When she was little, she would gallop
around and around the back field,
long hair streaming out behind her,
galloping to the rhythm
of the hoofbeats in her heart.
we smiled as we watched her
while she worked in town, then, later,
an Arabian, a Grande Dame of horses,
finally a horse in her back yard,
bossing all the horses who came later.
she who had never had children.
Because its mother would not nurse him,
all of her heartbreak.
She still can't speak his name.
when you love an animal,
where lie all of the cats and dogs and horses,
who also died too young.
because they are still at home.
circle the burial ground on their track.
and puffs up, then deflates,
as if the ghost horses are galloping
underground in their dreams.
Sometimes the live ones above-ground
kick up their heels and toss their manes,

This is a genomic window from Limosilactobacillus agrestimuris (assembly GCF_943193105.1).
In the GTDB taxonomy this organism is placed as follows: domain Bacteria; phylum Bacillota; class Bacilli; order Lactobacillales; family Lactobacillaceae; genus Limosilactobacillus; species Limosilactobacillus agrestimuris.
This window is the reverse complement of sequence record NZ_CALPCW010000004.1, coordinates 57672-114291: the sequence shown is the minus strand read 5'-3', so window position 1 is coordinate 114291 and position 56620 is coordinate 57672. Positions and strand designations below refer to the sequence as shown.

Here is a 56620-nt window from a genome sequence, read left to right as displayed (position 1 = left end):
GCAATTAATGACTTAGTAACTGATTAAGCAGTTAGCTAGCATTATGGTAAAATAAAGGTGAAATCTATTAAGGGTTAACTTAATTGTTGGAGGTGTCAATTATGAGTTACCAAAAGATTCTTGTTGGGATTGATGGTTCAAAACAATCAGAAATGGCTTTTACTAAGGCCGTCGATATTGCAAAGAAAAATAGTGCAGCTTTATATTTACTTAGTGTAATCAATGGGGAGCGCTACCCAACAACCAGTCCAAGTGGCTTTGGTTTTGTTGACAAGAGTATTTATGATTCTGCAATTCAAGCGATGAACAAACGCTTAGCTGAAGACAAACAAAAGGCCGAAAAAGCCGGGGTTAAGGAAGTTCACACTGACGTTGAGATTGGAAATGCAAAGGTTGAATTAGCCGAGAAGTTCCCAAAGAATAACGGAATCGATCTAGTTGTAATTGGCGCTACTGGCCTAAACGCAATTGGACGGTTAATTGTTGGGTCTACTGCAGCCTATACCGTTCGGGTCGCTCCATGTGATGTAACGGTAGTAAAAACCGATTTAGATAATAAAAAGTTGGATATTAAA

through the farmhouse window.
and wise eyes. They look into our souls;
over the fence-rail and whuff
in our faces. Their gentle, seeking lips
nuzzle our hands, looking for treats.
If they find none, they nibble our clothing,
or the top of the fence, and sigh.
They daydream about carrots and apples,
and sweet, young grass.
and their people, staring towards the window,
where their humans live,
waiting for their next meal of hay.
until they came to her in life:
each one with its own story,
and safe stall.
and so she gives them